Tim Winton's vivid new collection of linked stories, "The Turning," is set in Western Australia — but it hardly presents a picturesque, genteel...

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“The Turning: New Stories”
by Tim Winton
Scribner, 317 pp., $25

Tim Winton’s vivid new collection of linked stories, “The Turning,” is set in Western Australia — but it hardly presents a picturesque, genteel travelogue of the place. Most of the tales center around a dismal, blue-collar (and fictional) town called Angelus, where “week after week an endless misting drizzle wafts in from the sea,” where “the southern sky presses down and the beaches and bays turn the colour of dirty tin.”

Born in Perth in 1960, Winton still lives in Western Australia, and his fiction is almost always steeped in its harsh but compelling landscape. In Winton’s spare and always surprising prose, Western Australia is a place of severe, spiky contrasts: baked land and blue ocean, stifling small towns and endless deserts, nowhere jobs and infinite possibilities. There’s great beauty, but there’s also an underlying, constant threat of chaos and violence; flora, fauna and weather alike seem always on the brink of disorder or chaos. Winton’s best-known novel is probably “Dirt Music,” short-listed for the Man Booker Prize 2002. Its story — of the tough lives of fishermen and their families — was a heady blend of love, grief, desire and fulfillment.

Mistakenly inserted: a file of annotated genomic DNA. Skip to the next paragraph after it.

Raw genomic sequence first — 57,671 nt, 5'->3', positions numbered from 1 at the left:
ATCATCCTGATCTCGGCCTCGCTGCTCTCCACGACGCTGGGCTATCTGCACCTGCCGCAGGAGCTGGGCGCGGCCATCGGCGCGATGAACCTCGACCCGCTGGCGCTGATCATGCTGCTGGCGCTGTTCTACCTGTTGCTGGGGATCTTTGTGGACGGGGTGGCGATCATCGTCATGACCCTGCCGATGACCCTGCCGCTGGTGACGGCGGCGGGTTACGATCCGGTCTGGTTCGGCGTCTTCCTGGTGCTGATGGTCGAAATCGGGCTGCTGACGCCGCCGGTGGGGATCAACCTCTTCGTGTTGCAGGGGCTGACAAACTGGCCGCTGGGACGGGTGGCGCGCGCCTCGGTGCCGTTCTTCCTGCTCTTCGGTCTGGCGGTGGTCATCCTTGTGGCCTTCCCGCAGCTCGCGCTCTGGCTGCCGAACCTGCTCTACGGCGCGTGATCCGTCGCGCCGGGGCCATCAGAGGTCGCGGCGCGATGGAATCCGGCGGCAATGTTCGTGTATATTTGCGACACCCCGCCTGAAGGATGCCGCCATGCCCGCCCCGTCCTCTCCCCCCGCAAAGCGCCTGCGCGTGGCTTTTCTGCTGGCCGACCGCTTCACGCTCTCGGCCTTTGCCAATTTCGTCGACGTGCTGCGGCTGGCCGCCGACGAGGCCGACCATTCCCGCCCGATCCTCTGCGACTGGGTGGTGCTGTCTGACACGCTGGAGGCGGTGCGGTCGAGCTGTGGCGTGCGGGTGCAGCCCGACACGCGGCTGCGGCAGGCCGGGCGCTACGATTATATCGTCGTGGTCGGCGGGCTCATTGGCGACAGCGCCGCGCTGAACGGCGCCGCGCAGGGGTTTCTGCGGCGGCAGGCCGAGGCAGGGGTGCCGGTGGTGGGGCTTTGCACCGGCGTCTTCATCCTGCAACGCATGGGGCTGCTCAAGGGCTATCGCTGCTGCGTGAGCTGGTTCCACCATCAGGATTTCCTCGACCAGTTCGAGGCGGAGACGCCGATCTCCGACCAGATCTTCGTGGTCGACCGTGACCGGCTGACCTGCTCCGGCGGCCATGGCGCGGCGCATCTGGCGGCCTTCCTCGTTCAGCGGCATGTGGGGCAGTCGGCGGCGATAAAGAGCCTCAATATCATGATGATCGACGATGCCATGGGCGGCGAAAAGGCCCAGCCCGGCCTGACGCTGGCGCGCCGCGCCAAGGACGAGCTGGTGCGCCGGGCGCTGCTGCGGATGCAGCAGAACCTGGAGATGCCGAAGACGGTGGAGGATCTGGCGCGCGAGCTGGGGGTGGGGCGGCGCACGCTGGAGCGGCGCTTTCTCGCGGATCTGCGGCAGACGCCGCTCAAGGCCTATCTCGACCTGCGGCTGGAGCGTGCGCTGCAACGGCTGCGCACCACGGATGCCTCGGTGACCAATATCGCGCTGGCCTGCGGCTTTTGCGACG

Winton’s characters tend be ramshackle, hardscrabble and somewhat grubby — but likable nonetheless. His people can be impulsive, unreasoning or cruel, but they can also be loving and wistful. Winton’s eye for his characters is generous but unsentimental, and he forges an intimate link between them and the landscape they inhabit; even the smallest child knows the names of fish and animals, plants and trees — and knows how to gather and eat them, too.

Winton has said in interviews that he never set out to create linked stories for “The Turning,” but he realized as he got into it that the same characters were cropping up over and over. He wisely decided to let them, and the book’s characters thus float from one story to another, appearing as shadowy background figures in one tale and coming into sharp focus elsewhere.

Many of the pieces zero in on the psychodynamics of family life, and Winton writes especially poignantly about abandonment and disappointment. Many also deal with the heightened emotions and attenuated senses of the teenage years.

For example, in the opening story, “Big World,” the narrator and his pal Biggie have dreams of glory about leaving town as soon as they graduate high school. They fantasize about abandoning their part-time jobs at “the meatworks,” buying a souped-up van and finding a place where they can go “walking in a shady banana plantation with a girl in a cheesecloth dress.”

But the reality, when they finally blow out of town in a much humbler vehicle, doesn’t correspond with the dream, and the narrator realizes with a sad shock that he and Biggie are on paths that will soon diverge forever.

Other standouts include “Aquifer,” about an implacable childhood bully and his cruel, anonymous fate; “Cockleshell,” a bittersweet story about puppy love undercut with family tragedy; and “Family,” in which two feuding brothers meet for a fateful argument while surfing. Like all the pieces in this strong collection, each is a compact gem.